“Consumers, of course, have no way of proving that a wine Hughes sells for $15 should have cost them $30. But the wines are indisputably of high quality, and they cover a variety of styles.” In his latest Washington Post column, Dave McIntyre highlights the work of American negociant Cameron Hughes. McIntyre also offers several recommendations.
In Decanter, Andrew Jefford stands up for bulk wine — and hopes “it plays an ever-greater role in the international wine-trade in future.” The reason? Carbon footprints. As he explains, “From an environmental perspective, glass is a catastrophically poor way to transport any liquid over a long distance.”
W. Blake Gray becomes Palate Press’ first columnist. His first piece is great, so I’m really excited about this announcement.
And in what could be huge news for organic grape growers, W. Blake Gray reports that “a petition to allow USDA Organic wine to include sulfites cleared the second — and perhaps most significant — of four procedural hurdles.”
Some sad news for Pennsylvania wine lovers — it looks like privatization won’t happen this year. As the Patriot-News reports, “If ever there was a time when selling the state’s liquor stores seemed like it was really going to happen, this appeared to be the year. Combine the installation of a Republican governor and Legislature, a desperate need for revenue and polls showing strong support for the idea: It seemed like the perfect recipe for privatization. But momentum has slowed this fall.”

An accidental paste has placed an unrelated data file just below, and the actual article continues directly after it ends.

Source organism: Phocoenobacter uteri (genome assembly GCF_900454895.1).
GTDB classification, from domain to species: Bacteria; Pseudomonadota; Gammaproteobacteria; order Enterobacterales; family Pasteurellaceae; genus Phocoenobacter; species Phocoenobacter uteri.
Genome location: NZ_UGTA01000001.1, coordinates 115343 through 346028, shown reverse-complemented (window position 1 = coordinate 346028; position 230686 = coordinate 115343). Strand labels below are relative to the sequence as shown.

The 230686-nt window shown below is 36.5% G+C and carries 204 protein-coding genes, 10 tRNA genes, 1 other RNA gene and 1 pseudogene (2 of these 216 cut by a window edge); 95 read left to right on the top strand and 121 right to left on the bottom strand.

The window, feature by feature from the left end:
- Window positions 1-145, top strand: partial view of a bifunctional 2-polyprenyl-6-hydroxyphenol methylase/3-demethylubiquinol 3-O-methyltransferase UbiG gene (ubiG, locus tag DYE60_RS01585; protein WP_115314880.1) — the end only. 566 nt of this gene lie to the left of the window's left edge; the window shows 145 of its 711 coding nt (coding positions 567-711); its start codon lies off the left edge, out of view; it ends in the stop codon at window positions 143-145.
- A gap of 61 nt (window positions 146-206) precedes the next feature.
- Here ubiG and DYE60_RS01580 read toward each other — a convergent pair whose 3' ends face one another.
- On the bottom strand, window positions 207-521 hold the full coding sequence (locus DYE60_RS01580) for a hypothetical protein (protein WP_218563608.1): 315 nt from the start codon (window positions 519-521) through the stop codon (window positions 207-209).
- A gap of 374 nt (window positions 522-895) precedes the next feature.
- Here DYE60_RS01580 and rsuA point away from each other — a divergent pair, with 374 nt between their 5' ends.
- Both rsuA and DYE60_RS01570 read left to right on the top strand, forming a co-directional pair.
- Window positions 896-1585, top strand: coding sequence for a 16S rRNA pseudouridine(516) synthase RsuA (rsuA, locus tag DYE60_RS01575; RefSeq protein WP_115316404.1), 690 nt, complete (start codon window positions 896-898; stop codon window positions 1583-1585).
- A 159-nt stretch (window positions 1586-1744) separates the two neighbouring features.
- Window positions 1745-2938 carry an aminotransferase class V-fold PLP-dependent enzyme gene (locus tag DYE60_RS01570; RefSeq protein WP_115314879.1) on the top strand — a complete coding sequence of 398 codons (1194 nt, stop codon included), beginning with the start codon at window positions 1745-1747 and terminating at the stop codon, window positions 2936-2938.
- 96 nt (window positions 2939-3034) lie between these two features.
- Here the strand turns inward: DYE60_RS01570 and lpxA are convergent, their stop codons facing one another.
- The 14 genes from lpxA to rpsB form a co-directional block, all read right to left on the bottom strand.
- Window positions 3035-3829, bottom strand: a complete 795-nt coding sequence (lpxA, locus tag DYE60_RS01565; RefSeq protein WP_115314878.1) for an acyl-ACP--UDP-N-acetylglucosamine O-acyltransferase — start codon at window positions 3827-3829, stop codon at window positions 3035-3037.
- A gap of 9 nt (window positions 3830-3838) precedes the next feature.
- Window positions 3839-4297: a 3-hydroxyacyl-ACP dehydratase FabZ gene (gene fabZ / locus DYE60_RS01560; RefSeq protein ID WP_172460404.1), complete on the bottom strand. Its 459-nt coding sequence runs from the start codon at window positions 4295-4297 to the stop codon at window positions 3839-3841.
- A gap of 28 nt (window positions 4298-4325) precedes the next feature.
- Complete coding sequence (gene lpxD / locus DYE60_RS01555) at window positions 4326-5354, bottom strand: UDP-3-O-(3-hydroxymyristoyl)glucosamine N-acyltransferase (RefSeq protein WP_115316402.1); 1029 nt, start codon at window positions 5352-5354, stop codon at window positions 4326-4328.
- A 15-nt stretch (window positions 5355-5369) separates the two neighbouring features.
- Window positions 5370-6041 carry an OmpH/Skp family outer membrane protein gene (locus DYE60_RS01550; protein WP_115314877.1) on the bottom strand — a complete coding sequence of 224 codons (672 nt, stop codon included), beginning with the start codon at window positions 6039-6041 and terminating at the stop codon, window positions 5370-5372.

According to Jon Bonné, Oregon’s 2009 wines show the “potential” of the Willamette Valley’s wines. Not because they’re “uniformly great,” but because they’re “distinctive,” and “show the virtues of experience – and transparency – in letting a vintage unfold in all its unpredictability.”
Daniel Opalacz, a former student of geology, has launched a wine-mapping project — called Vinosum – that “catalogs and displays information on about 500 premium California vineyards and 3,000+ single vineyard wines.” In addition to soil, geology, elevation, the site also tracks winemakers, average wine bottle price, and average Wine Advocate scores. It’s incredible – and according to Tom Wark, “one of the most amazing timesucks on the Internet.” Check it out!